This question often comes up in discussion around how to best perform a given technique using various styles of music. For example, in the discussion around the technique below for playing a D minor chord, a lot of the comments focus on the fact that “oud” is harder to play than D. While it could be seen as a criticism, it is actually not. In a chord progression, the difficulty for each chord is determined by its sound, and the more harmonically complex a chord, the less challenging it will actually be. This is one way of looking at “hardness.” Another way to understand “hardness” is that it depends on the nature of the notes in those chords. Chord changes that are more harmonically complex (such as the one below, where G, b4, Dm7, and 4 are played in unison), are considered “easier” than chord changes that are less complex (such as the one below, where G, b3 and Dm7 are played in a different way).
Eb7, F#7, Em7. There are two things that you will notice here: A) The chord progression is Dm7 (Bb) Bb and Em7 (Bb) Bb and Em7. The two chord tones are Bb and Bb (because they both start on the 1st and 3rd frets) and Em7, because Em is added to both Bb and Em7. So while it may seem like this chord progressions are harder than those above it, it doesn’t mean they are harder. They can be, but the difficulty of playing this chord progression will depend upon the note values and chord tones needed to use the melody in it. B) There is a small change in chord structure (C#9/Dm7). A change in these chord values has never been discussed when discussing a D minor chord in any traditional music theory context. I suppose I can make the argument that it is not the same chord change, and therefore there is no difference in meaning, but that doesn’t address the other two notes: the minor 3rd of a chord and the major 3rd that is the root of a chord. Again, it really comes down to the note value of the chord chord, as well as chord melody. So the chord changes don’t actually need to be changed, but the melody of the chord changes.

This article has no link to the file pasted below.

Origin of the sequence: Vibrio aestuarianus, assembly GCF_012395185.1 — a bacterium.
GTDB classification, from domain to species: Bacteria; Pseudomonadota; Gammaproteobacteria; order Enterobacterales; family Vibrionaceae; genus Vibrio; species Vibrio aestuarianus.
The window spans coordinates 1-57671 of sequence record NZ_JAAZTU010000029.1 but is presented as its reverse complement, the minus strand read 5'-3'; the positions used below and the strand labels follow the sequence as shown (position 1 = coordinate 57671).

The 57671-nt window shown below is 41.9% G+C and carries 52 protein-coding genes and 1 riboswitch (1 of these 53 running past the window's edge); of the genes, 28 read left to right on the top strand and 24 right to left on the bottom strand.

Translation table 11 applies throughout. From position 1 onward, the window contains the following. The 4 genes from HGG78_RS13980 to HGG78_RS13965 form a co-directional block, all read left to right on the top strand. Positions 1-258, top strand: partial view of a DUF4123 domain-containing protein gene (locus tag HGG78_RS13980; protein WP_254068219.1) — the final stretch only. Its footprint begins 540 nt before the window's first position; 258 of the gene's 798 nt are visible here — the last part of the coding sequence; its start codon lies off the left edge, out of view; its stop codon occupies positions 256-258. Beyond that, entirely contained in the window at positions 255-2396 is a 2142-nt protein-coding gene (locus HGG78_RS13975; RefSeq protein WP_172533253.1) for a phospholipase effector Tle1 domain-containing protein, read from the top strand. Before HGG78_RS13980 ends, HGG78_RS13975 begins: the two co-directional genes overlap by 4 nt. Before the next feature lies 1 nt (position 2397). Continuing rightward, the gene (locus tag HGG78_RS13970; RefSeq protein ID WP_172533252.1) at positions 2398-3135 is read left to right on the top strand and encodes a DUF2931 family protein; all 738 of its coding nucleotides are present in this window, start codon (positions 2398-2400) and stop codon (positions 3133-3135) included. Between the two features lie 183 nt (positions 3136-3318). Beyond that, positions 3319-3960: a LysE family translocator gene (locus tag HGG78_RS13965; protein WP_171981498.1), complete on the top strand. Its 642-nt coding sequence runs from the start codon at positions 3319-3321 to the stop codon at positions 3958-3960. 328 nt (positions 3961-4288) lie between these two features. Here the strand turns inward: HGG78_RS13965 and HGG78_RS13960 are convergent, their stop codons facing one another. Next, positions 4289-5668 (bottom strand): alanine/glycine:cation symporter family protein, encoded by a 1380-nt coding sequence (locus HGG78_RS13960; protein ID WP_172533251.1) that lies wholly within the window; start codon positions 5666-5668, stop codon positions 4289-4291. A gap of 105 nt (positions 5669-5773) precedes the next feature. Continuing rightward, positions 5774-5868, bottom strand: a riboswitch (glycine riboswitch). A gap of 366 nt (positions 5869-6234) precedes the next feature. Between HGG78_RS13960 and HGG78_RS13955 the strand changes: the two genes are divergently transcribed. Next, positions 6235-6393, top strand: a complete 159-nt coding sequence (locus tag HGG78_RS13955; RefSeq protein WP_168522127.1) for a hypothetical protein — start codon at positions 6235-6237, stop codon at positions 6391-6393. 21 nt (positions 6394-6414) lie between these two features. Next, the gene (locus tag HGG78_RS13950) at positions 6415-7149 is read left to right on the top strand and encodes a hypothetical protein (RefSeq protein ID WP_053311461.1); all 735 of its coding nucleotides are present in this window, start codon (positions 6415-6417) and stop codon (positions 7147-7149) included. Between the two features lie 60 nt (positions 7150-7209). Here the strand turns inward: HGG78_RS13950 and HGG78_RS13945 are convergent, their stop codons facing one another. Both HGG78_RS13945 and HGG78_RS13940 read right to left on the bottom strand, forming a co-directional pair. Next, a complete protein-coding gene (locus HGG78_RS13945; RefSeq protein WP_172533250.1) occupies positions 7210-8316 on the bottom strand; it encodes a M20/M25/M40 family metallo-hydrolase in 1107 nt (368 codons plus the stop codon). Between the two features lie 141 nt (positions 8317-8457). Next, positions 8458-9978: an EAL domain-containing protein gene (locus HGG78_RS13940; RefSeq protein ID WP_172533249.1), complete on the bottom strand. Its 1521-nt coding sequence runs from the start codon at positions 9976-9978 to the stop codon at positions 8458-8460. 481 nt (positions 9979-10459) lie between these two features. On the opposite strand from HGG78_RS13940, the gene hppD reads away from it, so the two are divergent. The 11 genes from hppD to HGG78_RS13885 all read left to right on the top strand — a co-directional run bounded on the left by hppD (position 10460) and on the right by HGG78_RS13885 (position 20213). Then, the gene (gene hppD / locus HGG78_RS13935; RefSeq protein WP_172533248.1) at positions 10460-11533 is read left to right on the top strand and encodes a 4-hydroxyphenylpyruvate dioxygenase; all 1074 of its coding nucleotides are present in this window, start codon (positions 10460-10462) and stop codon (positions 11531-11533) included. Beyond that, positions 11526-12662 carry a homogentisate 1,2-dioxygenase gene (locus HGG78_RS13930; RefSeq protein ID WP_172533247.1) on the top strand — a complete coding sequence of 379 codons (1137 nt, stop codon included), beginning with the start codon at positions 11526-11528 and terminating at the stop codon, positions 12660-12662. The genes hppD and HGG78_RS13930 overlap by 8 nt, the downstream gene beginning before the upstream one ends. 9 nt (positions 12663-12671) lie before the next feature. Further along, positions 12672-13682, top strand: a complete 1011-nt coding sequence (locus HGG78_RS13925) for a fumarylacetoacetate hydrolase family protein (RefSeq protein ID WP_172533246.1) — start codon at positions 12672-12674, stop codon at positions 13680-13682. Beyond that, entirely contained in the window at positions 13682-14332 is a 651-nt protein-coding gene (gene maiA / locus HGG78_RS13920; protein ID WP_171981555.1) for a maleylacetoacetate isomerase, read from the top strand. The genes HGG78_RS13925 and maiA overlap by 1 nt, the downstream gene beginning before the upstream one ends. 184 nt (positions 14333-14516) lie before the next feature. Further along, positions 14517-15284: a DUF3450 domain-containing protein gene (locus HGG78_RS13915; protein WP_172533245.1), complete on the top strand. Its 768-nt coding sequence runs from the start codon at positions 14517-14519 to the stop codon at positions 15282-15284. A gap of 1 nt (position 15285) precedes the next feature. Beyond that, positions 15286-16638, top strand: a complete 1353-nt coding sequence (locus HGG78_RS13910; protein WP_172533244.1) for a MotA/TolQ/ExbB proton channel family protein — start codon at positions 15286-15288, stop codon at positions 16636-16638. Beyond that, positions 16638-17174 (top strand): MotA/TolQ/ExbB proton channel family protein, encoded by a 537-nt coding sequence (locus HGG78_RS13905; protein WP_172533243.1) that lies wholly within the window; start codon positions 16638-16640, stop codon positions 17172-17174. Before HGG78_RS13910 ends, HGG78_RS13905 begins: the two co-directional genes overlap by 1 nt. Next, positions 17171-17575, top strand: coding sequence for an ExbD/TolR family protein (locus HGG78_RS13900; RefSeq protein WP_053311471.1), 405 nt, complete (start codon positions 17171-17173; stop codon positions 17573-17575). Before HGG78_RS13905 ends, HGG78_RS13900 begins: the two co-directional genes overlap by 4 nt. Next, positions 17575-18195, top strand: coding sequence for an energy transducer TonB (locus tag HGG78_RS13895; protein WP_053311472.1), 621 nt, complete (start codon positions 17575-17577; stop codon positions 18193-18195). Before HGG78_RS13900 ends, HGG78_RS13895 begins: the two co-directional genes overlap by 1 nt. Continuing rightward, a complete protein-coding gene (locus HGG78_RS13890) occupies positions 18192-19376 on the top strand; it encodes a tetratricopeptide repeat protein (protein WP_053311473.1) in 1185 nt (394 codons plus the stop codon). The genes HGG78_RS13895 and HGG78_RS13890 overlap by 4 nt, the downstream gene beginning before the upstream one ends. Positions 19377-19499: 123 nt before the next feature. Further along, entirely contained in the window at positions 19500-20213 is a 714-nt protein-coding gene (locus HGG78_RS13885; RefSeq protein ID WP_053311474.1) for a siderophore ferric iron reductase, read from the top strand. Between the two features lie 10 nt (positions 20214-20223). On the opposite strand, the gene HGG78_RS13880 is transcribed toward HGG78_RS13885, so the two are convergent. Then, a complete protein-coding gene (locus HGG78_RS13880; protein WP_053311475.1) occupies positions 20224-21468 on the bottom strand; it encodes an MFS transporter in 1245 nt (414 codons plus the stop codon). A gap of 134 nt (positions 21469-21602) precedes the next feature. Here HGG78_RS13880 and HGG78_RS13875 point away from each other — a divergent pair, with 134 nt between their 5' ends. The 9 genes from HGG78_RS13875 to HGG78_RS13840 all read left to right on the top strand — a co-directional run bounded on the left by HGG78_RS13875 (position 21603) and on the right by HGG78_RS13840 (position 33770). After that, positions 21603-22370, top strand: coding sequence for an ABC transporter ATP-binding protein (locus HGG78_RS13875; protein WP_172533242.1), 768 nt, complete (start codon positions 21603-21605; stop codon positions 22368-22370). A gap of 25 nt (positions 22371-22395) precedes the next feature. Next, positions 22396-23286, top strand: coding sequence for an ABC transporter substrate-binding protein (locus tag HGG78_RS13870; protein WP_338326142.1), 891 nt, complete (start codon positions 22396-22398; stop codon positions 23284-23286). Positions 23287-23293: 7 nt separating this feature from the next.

So that should have been enough for me. For those of you that want to continue,
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